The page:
Rural news - winter edition: regulating deregulation: changes to obtaining possession of Assured Shorthold Tenancies

Provisions of the Deregulation Act came into force on 1 October 2015, and have made some comprehensive changes to the procedure for obtaining possession under section 21 of the Housing Act 1988 (as amended). Serving a section 21 notice requiring possession allows landlords of Assured Shorthold Tenancies ('ASTs') to obtain possession at the end of a tenancy, without proof of 'fault'.

The Deregulation Act includes the following consequences:

  • There is more 'upfront' work to do when granting an AST. Section 21 notices will not be valid if the landlord has not previously given to the tenant:
  • an Energy Performance Certificate;
  • a Gas Safety Certificate (if there is a gas supply); and
  • a document entitled 'How to Rent: The Checklist for Renting in England'.

These documents can be given to the tenant at any time before a section 21 notice is served, but best practice is to provide the tenant with these documents at the beginning of the tenancy.

  • Section 21 notices cannot be given until after four months of the AST have passed. Therefore, the common practice of serving a section 21 Notice at the time the tenancy is granted to bring it to an end at the end of the fixed term will no longer be effective.
  • Section 21 notices must now be drafted using a prescribed form, which can be used in respect of any AST, but which must be used for all ASTs granted after 1 October 2015.
  • Assured shorthold tenants will now be entitled to repayment of rent when the AST ends before the end of a rental period. For example, if rent is paid in advance on the 1st of each month and a section 21 notice expires on the 14th day, the tenant will be entitled to a repayment of the rent paid for the period from the 15th to the end of the month, calculated on a daily basis.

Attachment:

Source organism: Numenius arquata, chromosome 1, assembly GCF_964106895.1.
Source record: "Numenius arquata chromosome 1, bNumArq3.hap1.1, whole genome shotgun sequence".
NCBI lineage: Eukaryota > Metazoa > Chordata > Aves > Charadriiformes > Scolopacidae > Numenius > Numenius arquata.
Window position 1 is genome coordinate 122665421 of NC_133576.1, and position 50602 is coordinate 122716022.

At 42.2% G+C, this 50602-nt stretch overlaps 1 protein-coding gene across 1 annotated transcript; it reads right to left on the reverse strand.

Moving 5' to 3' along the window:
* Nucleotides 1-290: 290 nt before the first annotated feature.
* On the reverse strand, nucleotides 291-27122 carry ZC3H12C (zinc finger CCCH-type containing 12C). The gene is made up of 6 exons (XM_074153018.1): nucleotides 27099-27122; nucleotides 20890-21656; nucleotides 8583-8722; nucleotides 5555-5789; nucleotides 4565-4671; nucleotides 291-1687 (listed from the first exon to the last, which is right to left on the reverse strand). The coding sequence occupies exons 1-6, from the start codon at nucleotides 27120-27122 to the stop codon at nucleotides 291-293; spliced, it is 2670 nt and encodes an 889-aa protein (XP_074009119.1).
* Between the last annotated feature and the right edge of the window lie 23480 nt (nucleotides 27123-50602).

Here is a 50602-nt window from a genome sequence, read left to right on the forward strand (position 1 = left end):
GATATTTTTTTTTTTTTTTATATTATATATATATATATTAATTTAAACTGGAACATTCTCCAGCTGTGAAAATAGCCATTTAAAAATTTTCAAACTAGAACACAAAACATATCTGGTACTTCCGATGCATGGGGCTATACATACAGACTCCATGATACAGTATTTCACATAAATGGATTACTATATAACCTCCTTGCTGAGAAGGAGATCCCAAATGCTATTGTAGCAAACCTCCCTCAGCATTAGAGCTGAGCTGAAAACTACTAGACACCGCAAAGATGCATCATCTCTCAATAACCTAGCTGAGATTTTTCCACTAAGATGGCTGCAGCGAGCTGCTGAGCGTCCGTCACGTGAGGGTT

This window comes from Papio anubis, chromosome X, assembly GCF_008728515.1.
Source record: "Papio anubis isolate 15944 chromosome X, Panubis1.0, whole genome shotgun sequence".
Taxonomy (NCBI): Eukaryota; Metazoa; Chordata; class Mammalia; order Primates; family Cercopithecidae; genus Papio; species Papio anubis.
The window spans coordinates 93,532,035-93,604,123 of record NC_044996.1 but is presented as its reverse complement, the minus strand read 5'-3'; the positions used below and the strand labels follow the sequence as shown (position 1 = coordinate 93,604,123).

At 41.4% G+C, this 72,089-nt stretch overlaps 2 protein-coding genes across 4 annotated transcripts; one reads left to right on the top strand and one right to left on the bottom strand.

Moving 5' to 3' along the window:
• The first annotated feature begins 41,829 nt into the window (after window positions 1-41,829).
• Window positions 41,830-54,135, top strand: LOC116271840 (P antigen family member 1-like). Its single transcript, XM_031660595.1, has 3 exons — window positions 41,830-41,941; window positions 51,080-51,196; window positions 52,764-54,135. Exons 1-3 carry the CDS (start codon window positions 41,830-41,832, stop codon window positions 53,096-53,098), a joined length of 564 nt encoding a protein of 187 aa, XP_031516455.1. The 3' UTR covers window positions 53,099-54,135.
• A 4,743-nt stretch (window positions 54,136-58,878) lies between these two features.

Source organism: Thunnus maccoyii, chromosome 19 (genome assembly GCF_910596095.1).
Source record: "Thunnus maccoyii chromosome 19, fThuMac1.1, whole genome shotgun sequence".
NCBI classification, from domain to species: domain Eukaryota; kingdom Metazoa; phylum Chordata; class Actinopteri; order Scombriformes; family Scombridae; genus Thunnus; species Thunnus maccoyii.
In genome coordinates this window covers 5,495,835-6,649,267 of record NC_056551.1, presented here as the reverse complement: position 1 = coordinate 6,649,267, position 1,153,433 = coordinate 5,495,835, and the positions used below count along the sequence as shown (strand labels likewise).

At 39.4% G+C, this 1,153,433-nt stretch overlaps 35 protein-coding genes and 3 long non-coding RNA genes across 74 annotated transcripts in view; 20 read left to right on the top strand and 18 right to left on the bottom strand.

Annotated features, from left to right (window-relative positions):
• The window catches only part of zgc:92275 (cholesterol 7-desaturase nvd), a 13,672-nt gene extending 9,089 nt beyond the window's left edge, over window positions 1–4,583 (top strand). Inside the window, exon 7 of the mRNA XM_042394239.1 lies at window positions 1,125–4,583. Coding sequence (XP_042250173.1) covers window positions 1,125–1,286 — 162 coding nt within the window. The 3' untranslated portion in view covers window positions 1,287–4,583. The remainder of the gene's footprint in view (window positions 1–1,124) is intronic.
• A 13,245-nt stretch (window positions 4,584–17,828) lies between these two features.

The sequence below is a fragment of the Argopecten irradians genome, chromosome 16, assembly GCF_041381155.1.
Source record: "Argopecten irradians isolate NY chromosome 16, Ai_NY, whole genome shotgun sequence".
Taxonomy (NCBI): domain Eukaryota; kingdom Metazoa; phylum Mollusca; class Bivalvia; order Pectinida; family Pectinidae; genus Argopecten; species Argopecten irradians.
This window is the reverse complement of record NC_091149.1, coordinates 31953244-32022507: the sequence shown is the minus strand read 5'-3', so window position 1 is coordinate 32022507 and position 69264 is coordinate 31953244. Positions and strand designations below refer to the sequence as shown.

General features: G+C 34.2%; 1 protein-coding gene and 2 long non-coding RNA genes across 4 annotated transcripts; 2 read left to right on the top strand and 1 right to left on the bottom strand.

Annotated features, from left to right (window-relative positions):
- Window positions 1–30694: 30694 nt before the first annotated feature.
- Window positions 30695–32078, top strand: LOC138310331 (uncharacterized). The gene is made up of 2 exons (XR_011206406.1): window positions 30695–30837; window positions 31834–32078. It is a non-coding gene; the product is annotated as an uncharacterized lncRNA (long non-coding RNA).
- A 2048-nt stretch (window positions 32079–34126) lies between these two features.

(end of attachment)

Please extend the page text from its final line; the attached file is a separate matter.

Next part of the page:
• It is now open to tenants to argue that a section 21 notice may be invalid if they have complained about disrepair and the landlord has not responded adequately. Under the new 'retaliatory eviction' provisions of the Deregulation Act 2015, an 'Improvement Notice' would have to be served by the local authority before the section 21 notice will actually be invalidated, but nonetheless landlords should ensure that if a tenant complains about disrepair in writing, they give an 'adequate' response within 14 days. An adequate response will set out the landlord's plan of remedial action accompanied by a timetable.
  • As a general rule, a section 21 notice can no longer be relied on six months after it is given. A fresh section 21 notice would need to be served before commencing possession proceedings.

It is still critical for tenants to be provided with 'prescribed information' relating to the tenancy deposit scheme within 28 days from receipt of a tenant's deposit.

If you have the misfortune of letting a property to a troublesome tenant who does not vacate voluntarily in accordance with a section 21 notice (or other notice requiring possession), you will need to commence possession proceedings in the local County Court. The proceedings can be expected to go smoothly providing that requirements under the Housing Act 1988 (as amended) have been fully complied with, and that there is good proof of service of the section 21 notice itself.

We have extensive experience of drafting notices requiring possession and of possession proceedings, so do get in touch if you have any queries or would like us to assist.

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